Frankenstein; or, The Modern Prometheus 

This is a student project for English 149, Techno-Romanticism, San Jose State University, spring 2008 semester.  The primary text is the 1818 edition of Frankenstein; or The Modern Prometheusby Mary Shelley.  The Rational will provide more detail about this creator's web project.



1931 Frankenstein trailer set to "Show Me How to Live" by Audioslave . The creature looks nothing like the one ine the book, but this song fits with the creature . (The creature's look apparently came from a Goya picture.) The song is perfect with the trailer. (For lyrics and more information click on band link above.)


Frankenstein Text

     Vol. II, Chapter Two

     Vol. II, Chapter Eight

 Character Analysis-  Safie

        Minor Character Map

Frankenstein Adaptations

Delicious Links

Mary Shelley

     Mary Shelley's Journals

     The Last ManTheme

     Percy Pysshe Shelley


      Mary Wollstonecraft

     William Godwin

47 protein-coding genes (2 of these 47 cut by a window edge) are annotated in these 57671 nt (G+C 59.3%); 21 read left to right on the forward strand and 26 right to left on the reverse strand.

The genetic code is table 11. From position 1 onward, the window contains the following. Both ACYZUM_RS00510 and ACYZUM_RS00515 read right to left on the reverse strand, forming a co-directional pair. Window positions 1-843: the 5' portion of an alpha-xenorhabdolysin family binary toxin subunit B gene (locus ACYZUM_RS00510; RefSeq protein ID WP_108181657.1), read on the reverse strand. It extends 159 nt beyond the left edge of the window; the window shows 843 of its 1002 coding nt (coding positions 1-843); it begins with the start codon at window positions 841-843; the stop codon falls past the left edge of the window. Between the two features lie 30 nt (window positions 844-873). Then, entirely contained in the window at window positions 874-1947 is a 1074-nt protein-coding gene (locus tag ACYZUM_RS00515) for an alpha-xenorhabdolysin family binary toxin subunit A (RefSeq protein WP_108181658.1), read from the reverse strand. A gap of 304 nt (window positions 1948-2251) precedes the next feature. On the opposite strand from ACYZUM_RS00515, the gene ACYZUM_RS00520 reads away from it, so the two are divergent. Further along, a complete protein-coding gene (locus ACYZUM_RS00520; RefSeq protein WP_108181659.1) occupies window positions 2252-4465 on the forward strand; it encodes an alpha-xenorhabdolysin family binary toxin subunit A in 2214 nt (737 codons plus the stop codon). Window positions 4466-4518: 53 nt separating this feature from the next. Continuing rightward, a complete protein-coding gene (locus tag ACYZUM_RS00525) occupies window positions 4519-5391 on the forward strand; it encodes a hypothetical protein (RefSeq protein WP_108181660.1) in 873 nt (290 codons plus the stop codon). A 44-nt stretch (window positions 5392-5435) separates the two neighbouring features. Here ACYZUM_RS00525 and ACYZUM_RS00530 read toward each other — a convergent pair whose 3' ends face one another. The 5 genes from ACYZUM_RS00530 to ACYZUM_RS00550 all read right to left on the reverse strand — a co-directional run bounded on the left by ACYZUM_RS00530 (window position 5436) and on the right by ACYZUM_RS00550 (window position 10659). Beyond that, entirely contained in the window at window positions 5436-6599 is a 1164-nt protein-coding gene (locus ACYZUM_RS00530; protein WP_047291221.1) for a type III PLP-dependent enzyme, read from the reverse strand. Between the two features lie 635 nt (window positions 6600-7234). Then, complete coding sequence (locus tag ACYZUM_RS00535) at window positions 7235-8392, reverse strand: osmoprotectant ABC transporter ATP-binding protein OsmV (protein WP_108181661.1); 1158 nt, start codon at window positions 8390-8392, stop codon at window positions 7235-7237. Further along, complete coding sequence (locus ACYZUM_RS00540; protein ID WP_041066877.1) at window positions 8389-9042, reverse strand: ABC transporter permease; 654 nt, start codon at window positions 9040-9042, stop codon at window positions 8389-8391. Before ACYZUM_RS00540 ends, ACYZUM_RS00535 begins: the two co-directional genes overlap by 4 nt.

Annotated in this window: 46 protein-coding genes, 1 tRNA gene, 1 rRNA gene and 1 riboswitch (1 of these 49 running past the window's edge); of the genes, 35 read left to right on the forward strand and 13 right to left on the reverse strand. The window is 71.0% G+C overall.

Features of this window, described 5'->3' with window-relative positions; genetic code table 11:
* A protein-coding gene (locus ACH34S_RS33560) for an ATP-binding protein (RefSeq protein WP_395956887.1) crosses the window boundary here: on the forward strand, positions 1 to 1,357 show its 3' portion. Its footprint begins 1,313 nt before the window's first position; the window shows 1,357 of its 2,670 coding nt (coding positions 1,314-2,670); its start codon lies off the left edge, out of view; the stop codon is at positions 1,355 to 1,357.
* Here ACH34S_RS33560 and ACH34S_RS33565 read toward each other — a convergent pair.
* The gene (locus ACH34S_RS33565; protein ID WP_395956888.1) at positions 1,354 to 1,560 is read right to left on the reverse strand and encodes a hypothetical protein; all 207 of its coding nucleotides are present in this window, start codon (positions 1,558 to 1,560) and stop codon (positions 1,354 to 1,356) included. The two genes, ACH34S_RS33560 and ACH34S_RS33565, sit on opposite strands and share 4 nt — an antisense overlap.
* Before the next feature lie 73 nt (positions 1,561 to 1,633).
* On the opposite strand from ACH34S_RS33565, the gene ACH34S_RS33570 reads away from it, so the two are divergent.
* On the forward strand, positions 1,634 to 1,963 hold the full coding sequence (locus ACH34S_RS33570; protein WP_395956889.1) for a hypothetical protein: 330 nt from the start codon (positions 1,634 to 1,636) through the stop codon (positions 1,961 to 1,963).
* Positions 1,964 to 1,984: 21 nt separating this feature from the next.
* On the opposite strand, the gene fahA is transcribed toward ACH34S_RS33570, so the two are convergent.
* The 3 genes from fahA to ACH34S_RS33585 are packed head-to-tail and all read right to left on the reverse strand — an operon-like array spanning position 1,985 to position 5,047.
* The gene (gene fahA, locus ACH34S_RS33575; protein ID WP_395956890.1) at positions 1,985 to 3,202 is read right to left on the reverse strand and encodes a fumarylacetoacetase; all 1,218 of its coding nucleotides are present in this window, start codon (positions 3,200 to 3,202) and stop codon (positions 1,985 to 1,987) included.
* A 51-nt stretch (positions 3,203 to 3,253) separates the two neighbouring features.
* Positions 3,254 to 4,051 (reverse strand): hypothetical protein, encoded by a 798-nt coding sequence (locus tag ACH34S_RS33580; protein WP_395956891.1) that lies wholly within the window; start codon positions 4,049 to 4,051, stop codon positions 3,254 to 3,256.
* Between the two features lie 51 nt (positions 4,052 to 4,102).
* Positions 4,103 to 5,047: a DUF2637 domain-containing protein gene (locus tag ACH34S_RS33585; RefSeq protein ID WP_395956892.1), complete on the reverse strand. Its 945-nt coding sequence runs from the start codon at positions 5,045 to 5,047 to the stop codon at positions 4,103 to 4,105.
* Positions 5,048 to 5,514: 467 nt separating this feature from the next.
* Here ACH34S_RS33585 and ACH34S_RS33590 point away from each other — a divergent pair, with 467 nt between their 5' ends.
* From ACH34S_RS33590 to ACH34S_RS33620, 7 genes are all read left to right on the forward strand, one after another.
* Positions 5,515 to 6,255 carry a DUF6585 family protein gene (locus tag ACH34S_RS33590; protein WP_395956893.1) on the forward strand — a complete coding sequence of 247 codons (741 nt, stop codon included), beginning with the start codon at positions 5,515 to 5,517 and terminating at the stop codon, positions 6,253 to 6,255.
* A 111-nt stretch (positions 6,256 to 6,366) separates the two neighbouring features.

Works Cited

 Not all links are available from every menu, some pages have interal links not found anywhere else on the website.  It is this creator's intention for viewers to have fun while exploring.

Below are images of Frankenstein's Creature

From Young Frankenstein play source


 Source  for picute below, includes list of film versions.

"The Scream" by Edvard Munch (1863-1944)

'The image was chosen becasue of  becasue of the following quote as it reminded me of  the landscape descriptions in both Frankenstein and Mary Shelley's Journals.  Additionally, it is my assertion that the creature experienced an existential crisis. The image is often associated with exestentialism.    

"I was walking along a path with two friends—the sun was setting—suddenly the sky turned blood red—I paused, feeling exhausted, and leaned on the fence—there was blood and tongues of fire above the blue-black fjord and the city—my friends walked on, and I stood there trembling with anxiety—and I sensed an infinite scream passing through nature.' A sunset stroll along a road above an Oslo fjord, a blood-red sky, a sensation of nameless dread: This is how the Norwegian painter Edvard Munch (1863-1944) described the visionary experience that inspired him to create The Scream—his most famous work and one of the most recognizable images in modern art"  (Fineman).  

Text Source:

Picture Source: